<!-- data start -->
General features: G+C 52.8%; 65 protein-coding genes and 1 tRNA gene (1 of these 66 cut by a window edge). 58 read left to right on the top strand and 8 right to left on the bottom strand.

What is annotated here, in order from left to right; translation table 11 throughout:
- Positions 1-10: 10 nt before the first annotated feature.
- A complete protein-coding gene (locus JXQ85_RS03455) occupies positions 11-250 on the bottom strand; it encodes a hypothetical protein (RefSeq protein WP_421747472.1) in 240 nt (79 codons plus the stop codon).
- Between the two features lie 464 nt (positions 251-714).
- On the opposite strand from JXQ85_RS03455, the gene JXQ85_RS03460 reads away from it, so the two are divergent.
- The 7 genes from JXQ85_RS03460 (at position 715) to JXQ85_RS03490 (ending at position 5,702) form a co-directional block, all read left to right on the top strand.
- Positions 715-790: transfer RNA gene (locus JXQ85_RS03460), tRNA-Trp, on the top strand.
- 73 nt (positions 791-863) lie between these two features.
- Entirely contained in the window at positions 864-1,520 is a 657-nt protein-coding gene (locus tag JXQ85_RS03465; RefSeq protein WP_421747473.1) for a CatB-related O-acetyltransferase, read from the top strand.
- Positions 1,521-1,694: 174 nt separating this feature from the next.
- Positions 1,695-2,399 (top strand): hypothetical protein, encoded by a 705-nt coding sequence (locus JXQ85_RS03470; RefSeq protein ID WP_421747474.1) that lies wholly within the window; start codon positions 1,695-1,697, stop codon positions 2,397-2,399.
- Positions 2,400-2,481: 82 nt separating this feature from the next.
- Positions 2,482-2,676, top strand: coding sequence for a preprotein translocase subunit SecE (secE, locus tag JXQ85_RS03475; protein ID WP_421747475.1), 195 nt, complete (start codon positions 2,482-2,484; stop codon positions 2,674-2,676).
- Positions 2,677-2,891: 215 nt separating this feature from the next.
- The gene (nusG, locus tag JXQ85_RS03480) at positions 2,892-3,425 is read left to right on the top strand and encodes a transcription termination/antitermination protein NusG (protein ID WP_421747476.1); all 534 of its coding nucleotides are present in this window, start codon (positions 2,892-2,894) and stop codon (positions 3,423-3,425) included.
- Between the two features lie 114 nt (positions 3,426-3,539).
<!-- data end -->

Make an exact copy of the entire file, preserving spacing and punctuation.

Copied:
General features: G+C 52.8%; 65 protein-coding genes and 1 tRNA gene (1 of these 66 cut by a window edge). 58 read left to right on the top strand and 8 right to left on the bottom strand.

What is annotated here, in order from left to right; translation table 11 throughout:
- Positions 1-10: 10 nt before the first annotated feature.
- A complete protein-coding gene (locus JXQ85_RS03455) occupies positions 11-250 on the bottom strand; it encodes a hypothetical protein (RefSeq protein WP_421747472.1) in 240 nt (79 codons plus the stop codon).
- Between the two features lie 464 nt (positions 251-714).
- On the opposite strand from JXQ85_RS03455, the gene JXQ85_RS03460 reads away from it, so the two are divergent.
- The 7 genes from JXQ85_RS03460 (at position 715) to JXQ85_RS03490 (ending at position 5,702) form a co-directional block, all read left to right on the top strand.
- Positions 715-790: transfer RNA gene (locus JXQ85_RS03460), tRNA-Trp, on the top strand.
- 73 nt (positions 791-863) lie between these two features.
- Entirely contained in the window at positions 864-1,520 is a 657-nt protein-coding gene (locus tag JXQ85_RS03465; RefSeq protein WP_421747473.1) for a CatB-related O-acetyltransferase, read from the top strand.
- Positions 1,521-1,694: 174 nt separating this feature from the next.
- Positions 1,695-2,399 (top strand): hypothetical protein, encoded by a 705-nt coding sequence (locus JXQ85_RS03470; RefSeq protein ID WP_421747474.1) that lies wholly within the window; start codon positions 1,695-1,697, stop codon positions 2,397-2,399.
- Positions 2,400-2,481: 82 nt separating this feature from the next.
- Positions 2,482-2,676, top strand: coding sequence for a preprotein translocase subunit SecE (secE, locus tag JXQ85_RS03475; protein ID WP_421747475.1), 195 nt, complete (start codon positions 2,482-2,484; stop codon positions 2,674-2,676).
- Positions 2,677-2,891: 215 nt separating this feature from the next.
- The gene (nusG, locus tag JXQ85_RS03480) at positions 2,892-3,425 is read left to right on the top strand and encodes a transcription termination/antitermination protein NusG (protein ID WP_421747476.1); all 534 of its coding nucleotides are present in this window, start codon (positions 2,892-2,894) and stop codon (positions 3,423-3,425) included.
- Between the two features lie 114 nt (positions 3,426-3,539).